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ISO 27001:2013 – Understanding the New Standard

Written by RYAN MACKIE on Apr 2, 2013

Part 1: Scoping and the approach of implementing the ISMS

Organizations currently implementing or planning to implement a management system based on ISO 27001 will have a tough decision to make in the near future: Should management implement the information security management system (ISMS) based on ISO 27001:2005 or should ISMS implementation be delayed until the issuance of the new standard, ISO 27001:2013? The decision of selecting either ISO27001 standard will have major implications as to how your organization approaches and designs your ISMS.

Organizations currently certified should not expect much difficulty in transitioning from the 2005 version to the 2013 version. Organizations that are not currently certified will be impacted by the revised 27001 standard, which is expected to be released later in 2013.

Background

The draft version of the updated 27001 standard was recently released for review. The draft version format of the updated 27001 standard was redesigned to better align with other ISO standards, such as ISO 9001 and ISO 20000. Moreover, the draft version received slight modifications in both the management system requirements and the controls included in Annex A. These modifications better interconnect software-based infrastructures (i.e. cloud computing) that have predominantly emerged within the last few years.

The intent and focus of the standard hasn’t changed in the 27001:2013 draft. The standard remains focused on information security and an organization’s approach to design, plan, implement, and monitor a management system to effectively manage information security risk. However, the foundation for designing and planning the management system has shifted to better align with the practical matters of today’s organizational environment. This will come as a positive shift for several organizations as the scope moves away from assessing the risk approach, which organizations have historically struggled with during the implementation of their management system.

Scoping Your Information Security Management System Under ISO 27001:2013

By adopting the draft version of the standard, organizations will now have the ability to base the scope of their ISMS on the issues and objectives most meaningful to the organization’s risk environment. The draft version takes into consideration the dependencies between the organization and third parties. This is a critical component for organizations that have third party relationships (specifically data centers) that provide a key system or service to the organization. Likewise, by adopting the draft version it is assumed that the organization will have a greater acceptance and understanding of scope limitations pertaining to third party relationships and dependencies.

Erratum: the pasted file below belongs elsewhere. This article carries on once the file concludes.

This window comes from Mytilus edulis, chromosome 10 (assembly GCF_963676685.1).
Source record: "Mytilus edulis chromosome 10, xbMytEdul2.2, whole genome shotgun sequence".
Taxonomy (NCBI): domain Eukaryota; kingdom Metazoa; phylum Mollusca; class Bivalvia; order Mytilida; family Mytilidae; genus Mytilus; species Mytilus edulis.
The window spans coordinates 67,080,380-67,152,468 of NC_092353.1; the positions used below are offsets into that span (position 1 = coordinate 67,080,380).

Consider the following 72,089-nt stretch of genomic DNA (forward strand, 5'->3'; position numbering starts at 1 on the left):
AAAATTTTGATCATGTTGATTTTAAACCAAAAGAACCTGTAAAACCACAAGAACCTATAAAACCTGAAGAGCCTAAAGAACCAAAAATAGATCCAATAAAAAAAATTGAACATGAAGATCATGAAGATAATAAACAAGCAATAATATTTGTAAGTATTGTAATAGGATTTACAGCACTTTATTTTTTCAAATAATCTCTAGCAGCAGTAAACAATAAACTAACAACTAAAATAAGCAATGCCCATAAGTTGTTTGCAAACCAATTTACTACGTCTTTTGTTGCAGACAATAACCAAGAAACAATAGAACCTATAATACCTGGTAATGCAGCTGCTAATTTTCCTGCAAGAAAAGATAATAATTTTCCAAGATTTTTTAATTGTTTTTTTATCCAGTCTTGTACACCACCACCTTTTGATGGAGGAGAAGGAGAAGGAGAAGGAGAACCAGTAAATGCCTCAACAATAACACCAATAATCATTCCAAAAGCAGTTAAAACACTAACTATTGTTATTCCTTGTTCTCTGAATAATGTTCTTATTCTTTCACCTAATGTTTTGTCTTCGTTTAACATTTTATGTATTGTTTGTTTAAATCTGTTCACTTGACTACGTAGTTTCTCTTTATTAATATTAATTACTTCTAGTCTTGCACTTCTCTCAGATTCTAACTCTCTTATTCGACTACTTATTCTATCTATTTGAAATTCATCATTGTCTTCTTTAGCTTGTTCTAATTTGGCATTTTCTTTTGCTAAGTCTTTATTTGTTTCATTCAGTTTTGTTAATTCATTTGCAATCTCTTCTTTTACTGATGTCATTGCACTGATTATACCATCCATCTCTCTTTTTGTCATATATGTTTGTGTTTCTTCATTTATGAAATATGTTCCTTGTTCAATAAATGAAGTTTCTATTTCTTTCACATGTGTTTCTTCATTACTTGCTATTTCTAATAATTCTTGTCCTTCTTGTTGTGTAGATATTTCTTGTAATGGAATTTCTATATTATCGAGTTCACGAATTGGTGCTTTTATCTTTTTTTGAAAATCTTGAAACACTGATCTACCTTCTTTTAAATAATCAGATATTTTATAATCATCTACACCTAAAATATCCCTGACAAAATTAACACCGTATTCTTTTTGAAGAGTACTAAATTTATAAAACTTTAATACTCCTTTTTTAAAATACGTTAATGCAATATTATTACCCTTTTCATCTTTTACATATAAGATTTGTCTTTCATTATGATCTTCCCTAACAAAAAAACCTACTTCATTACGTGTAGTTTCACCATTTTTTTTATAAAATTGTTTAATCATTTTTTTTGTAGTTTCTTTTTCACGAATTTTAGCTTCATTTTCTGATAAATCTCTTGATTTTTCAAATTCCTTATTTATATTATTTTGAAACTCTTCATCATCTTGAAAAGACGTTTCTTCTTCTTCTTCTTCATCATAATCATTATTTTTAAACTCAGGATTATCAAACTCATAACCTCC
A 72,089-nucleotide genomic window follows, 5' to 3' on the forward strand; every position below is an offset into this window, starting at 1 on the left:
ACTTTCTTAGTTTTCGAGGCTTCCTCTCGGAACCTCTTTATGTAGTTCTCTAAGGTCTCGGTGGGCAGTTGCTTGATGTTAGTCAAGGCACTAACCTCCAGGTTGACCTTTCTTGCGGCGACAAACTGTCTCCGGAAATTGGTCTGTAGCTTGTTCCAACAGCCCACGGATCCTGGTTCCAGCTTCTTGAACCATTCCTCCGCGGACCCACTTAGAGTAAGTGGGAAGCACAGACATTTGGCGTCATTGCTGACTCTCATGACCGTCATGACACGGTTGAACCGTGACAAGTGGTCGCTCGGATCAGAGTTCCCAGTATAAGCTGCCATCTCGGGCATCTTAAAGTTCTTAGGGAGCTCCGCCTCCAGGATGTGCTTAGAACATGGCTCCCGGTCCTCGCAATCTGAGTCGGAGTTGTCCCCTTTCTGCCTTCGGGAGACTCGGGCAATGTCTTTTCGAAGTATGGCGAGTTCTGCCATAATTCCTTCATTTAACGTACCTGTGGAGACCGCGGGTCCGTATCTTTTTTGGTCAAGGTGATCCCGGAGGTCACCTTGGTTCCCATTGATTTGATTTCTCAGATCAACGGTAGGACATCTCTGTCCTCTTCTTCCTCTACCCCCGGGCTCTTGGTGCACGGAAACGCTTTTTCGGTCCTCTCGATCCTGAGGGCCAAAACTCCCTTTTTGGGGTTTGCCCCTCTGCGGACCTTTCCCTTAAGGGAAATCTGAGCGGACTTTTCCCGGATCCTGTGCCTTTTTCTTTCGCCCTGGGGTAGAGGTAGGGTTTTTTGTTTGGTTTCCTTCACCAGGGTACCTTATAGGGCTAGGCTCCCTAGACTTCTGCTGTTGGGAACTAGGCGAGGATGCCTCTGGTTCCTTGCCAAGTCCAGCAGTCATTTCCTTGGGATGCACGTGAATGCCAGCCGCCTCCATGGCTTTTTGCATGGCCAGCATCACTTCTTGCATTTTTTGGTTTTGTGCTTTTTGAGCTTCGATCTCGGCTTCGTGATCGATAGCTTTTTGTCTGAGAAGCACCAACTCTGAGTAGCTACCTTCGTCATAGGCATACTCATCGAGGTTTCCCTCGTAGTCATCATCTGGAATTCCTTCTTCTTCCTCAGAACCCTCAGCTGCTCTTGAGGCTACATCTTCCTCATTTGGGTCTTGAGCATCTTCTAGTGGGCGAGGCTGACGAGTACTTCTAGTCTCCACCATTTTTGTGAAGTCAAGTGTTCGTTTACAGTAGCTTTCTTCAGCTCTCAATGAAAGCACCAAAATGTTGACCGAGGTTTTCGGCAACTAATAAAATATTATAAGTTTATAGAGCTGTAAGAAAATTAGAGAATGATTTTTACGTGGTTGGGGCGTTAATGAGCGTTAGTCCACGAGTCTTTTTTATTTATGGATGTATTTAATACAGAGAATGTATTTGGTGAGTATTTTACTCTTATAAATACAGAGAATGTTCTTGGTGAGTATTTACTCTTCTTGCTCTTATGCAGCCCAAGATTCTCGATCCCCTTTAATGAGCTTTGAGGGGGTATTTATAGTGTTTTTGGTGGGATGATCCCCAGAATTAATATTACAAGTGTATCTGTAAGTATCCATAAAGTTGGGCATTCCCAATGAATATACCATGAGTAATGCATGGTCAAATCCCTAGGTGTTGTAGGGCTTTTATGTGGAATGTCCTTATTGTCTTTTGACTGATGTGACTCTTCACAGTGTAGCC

See below for a comparison of the 2005 and 2013 versions of the standard:

27001:2005 Establishing the ISMS ISO 27001:2013 Context of the Organization
Define the scope and boundaries of the ISMS in terms of the following:  
 
  • characteristics of the business;
  • the organization;
  • its location;
  • assets and technology; and
  • details of and justification for any exclusions from the scope.

Determine external and internal issues that are relevant to its purpose and that affect the ability to achieve the intended outcome of its ISMS.

Determine interested parties that are relevant to the ISMS and their requirements relevant to information security.

Determine the boundaries and applicability of the ISMS to establish its scope and consider the following:

  • the previously determined external and internal issues;
  • the previously noted requirements of interested parties; and
  • interfaces and dependencies between activities performed by the organization, and those that are performed by other organizations.

The draft version’s approach for defining the scope provides more directed guidance regarding necessary considerations which should ultimately formulate a more grounded scope. This could potentially lead to a better defined implementation process for the foundations of their ISMS. Organizations in the process of planning their ISMS or those that expect to undertake the project during the latter part of the year may have the opportunity to reassess their approach to implementation, should difficulties arise in defining the scope and/or potential scope creep.

What to do Today?

Organizations currently in the process of implementing an ISMS using the 27001:2005 standard may find it in their best interest to obtain and review the draft 27001:2013 standard so that the appropriate decision for the organization can be made. In addition, please do not hesitate to contact Schellman to schedule a call to discuss the ISO 27001 certification process and upcoming changes. We are happy to provide your organization with a free consultation.

Topics: News, Compliance and Certification, ISO 27001 / 27002

RYAN MACKIE

MEET THE WRITER

RYAN MACKIE

ISO CERTIFICATION PRACTICE DIRECTOR

Ryan Mackie is a Principal and ISO Certification Services Practice Director at Schellman & Company, LLC. Ryan manages SOC, PCI-DSS, ISO, HIPAA, and Cloud Security Alliance (CSA) STAR Certification and Attestation service delivery and also oversees the firm-wide methodology and execution for the ISO certification services, including ISO 27001, ISO 9001, ISO 20000, and ISO 22301 as well as CSA STAR certification services. He has over 18 years of experience. Ryan also is an active member of the CSA and site on the Open Control Framework committee which is responsible for the CSA STAR Program methodology and execution.

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